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Northwestel short on reasons for data usage spike in Iqaluit

Stories of discontent regarding Northwestel usage spikes earlier in the month continued into the week of Oct. 15, as some users reported leaving the service provider while others are still waiting to resolve their issues.

One customer who upgraded to the new Northwestel 100 GB package stated Oct. 10 they received a usage notice indicating they'd reached 95 GB.

"I signed up for the new maximum package on the 1st. Something is wrong with this for sure," they stated. The customer later provided an update to Nunavut News: "Just cancelled my service with Northwestel. Never going back with them for Internet."

Thomas Rohner twice signed up with Northwestel, and has twice quit the company, the last time a month or so ago. He first signed up in 2014.

"From the get-go, their tracking of my usage did not seem proportional to my own tracking. I called them a number of times with this concern, but they said there were no problems on their end so either I really was using that bandwidth or someone in my neighbourhood was pirating Internet from me," he said.

Northwestel customers in Iqaluit continue to wonder what might be the cause of unusual data usage spikes, while some have quit the company in frustration. Michele LeTourneau/NNSL photo.
Northwestel customers in Iqaluit continue to wonder what might be the cause of unusual data usage spikes, while some have quit the company in frustration. Michele LeTourneau/NNSL photo.

That was the first time Rohner quit Northwestel.

"(I was) fed up with their expensive rates, even more expensive overage rates and the consistent suspicion that my bandwidth was not properly tracked on their end. I tried another provider for a while, but the Internet signal with this other provider was so poor that eventually I switched back to Northwestel," he said.

But he experienced the same issues the second time around.

"There was no way that I was using the bandwidth that, when I logged into my Northwestel account, they said I was using. Even when we weren't home, our devices shut off, we were using large amounts of bandwidth, according to Northwestel.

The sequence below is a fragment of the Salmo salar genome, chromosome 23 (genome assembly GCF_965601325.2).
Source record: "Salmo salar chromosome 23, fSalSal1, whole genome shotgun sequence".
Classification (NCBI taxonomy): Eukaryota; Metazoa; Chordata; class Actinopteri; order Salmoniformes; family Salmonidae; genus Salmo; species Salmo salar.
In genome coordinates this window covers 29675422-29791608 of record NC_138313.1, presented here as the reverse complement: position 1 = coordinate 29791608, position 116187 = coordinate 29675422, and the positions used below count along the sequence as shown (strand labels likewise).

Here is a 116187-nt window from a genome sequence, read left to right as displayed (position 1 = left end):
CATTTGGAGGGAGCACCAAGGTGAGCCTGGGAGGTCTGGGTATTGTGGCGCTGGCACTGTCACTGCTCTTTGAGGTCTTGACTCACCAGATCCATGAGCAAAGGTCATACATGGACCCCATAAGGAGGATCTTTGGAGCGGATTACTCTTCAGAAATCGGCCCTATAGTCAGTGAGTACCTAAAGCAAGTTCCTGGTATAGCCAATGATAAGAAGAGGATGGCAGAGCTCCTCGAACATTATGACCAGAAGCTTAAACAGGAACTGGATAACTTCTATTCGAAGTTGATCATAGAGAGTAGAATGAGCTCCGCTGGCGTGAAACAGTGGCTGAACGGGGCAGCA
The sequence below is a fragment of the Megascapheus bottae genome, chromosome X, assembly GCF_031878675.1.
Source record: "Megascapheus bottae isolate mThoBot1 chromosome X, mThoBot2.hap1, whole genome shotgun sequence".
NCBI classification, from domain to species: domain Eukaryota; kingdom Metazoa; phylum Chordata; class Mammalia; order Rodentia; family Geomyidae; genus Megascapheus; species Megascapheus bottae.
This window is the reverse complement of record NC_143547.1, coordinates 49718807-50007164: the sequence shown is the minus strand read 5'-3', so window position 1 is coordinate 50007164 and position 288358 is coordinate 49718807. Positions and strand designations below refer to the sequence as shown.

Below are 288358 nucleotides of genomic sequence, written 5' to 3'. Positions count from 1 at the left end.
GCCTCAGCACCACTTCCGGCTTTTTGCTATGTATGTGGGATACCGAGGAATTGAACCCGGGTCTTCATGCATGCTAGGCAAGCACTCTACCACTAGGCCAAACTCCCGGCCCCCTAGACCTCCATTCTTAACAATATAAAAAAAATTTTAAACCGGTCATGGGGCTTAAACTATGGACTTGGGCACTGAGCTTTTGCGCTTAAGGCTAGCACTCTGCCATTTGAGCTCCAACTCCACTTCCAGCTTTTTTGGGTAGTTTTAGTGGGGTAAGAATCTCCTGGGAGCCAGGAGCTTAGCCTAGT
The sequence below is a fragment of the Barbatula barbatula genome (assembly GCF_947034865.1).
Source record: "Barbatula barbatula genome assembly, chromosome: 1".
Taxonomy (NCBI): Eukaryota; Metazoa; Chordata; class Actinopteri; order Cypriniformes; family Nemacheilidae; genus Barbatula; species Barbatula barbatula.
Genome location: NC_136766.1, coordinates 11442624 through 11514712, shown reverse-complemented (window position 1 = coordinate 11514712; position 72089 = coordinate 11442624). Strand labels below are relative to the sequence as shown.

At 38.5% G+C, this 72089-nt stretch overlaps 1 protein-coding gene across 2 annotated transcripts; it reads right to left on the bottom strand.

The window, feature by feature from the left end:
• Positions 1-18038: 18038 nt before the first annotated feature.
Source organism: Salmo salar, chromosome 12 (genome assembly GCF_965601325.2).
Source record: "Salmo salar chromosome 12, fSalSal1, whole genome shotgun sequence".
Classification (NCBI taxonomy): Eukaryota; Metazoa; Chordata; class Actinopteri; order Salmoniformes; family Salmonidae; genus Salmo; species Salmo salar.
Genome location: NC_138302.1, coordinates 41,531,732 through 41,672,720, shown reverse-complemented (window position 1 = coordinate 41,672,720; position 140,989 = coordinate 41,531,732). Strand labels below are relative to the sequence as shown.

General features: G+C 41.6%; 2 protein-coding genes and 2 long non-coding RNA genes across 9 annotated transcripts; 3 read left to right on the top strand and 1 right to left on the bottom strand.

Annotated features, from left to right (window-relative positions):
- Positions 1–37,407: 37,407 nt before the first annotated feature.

"Dealing with Northwestel I just got used to the feeling of being ripped off. With a different provider now, I haven't had that same experience."

By October 18, Erika Hansford's Internet data usage had soared to unprecedented heights.

"As of today our account states that we have used 152 GB of data. We have the 60 GB plan. Our usage in the last few days has been over 15 GB per day. I have reported to the tech support and have a ticket number but otherwise have not heard anything," she said.

"I will say that the customer service agent was very understanding and professional. He asked if we played gaming systems. We do not."


Systems tools are working, says Northwestel

Linda Ham tried to get to the bottom of her extraordinary Northwestel usage.

"I brought my router into my office yesterday (Oct. 15), as there is a very good computer geek who works with me. He changed the password on my router, just in case someone did, in fact, hack in and was causing our usage to skyrocket Thursday to Saturday," said Ham.

"He also is very aware of this situation with Northwestel and says that there is no way this is simply updating of either Apple or Windows 10, and this has to be a Northwestel issue."

In a 35-minute telephone conversation, Northwestel's director of communications Andrew Anderson was scant on detail on what may have caused the dramatic usage spikes in Iqaluit, other than updates.

"I can't discuss what we're seeing on a customer level. It's not in our practice to do and not in our commitment to customers," he said.

"Our very first priority is to ensure that our customers receive the service that they've subscribed to. We've identified some things which are affecting traffic on the network, which we've communicated."

Anderson was referring to a statement the company released informing their clientele of Apple updates and Netflix streaming quality.

"We're encouraging any customer who is experiencing an issue with their service to contact our customer care centre and we're working through those on a case-by-case basis," he added.

Repeatedly asked what other issues aside from updates have been identified by the company, Anderson would only reply that he could not discuss specific customer information through the media.

Anderson also said he could not disclose how many Iqalungmiut have complained about the usage spikes. He said the company has several systems that look at network level activity.

"And we also have tools that we provide to customers to manage individual-level activity. When we hear of issues, we do go back and ensure that both those systems of tools are working as they should. There's no indication that there's anything offside in any of those," he said.

The overages don't make sense to Linda Ham.

"I was like a lunatic over the summer ... ensuring the adult children did not go over the 60 gigs, after we got hit hard in June when they first arrived home. We managed fairly well for July and August. The three left end of August. For this over-usage to be happening with just me and my husband in the house with no gaming and very little Netflix use is simply wrong. And something is definitely wrong."

Anderson said if a customer is unhappy with the service they've received, they can access escalation mechanisms, such as contacting the office of the president via the company's website.